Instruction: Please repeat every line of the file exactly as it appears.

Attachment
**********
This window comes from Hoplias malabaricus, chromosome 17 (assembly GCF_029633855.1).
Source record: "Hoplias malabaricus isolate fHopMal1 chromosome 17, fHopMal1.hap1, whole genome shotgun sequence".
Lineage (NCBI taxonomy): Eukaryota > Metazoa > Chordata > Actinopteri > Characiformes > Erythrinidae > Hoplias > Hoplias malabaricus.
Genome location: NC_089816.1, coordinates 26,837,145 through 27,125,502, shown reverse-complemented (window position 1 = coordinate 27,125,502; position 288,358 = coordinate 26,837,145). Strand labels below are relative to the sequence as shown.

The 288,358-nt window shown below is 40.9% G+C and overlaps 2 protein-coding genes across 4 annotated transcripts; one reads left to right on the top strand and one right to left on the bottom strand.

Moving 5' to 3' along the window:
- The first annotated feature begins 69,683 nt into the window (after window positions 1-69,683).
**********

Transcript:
This window comes from Hoplias malabaricus, chromosome 17 (assembly GCF_029633855.1).
Source record: "Hoplias malabaricus isolate fHopMal1 chromosome 17, fHopMal1.hap1, whole genome shotgun sequence".
Lineage (NCBI taxonomy): Eukaryota > Metazoa > Chordata > Actinopteri > Characiformes > Erythrinidae > Hoplias > Hoplias malabaricus.
Genome location: NC_089816.1, coordinates 26,837,145 through 27,125,502, shown reverse-complemented (window position 1 = coordinate 27,125,502; position 288,358 = coordinate 26,837,145). Strand labels below are relative to the sequence as shown.

The 288,358-nt window shown below is 40.9% G+C and overlaps 2 protein-coding genes across 4 annotated transcripts; one reads left to right on the top strand and one right to left on the bottom strand.

Moving 5' to 3' along the window:
- The first annotated feature begins 69,683 nt into the window (after window positions 1-69,683).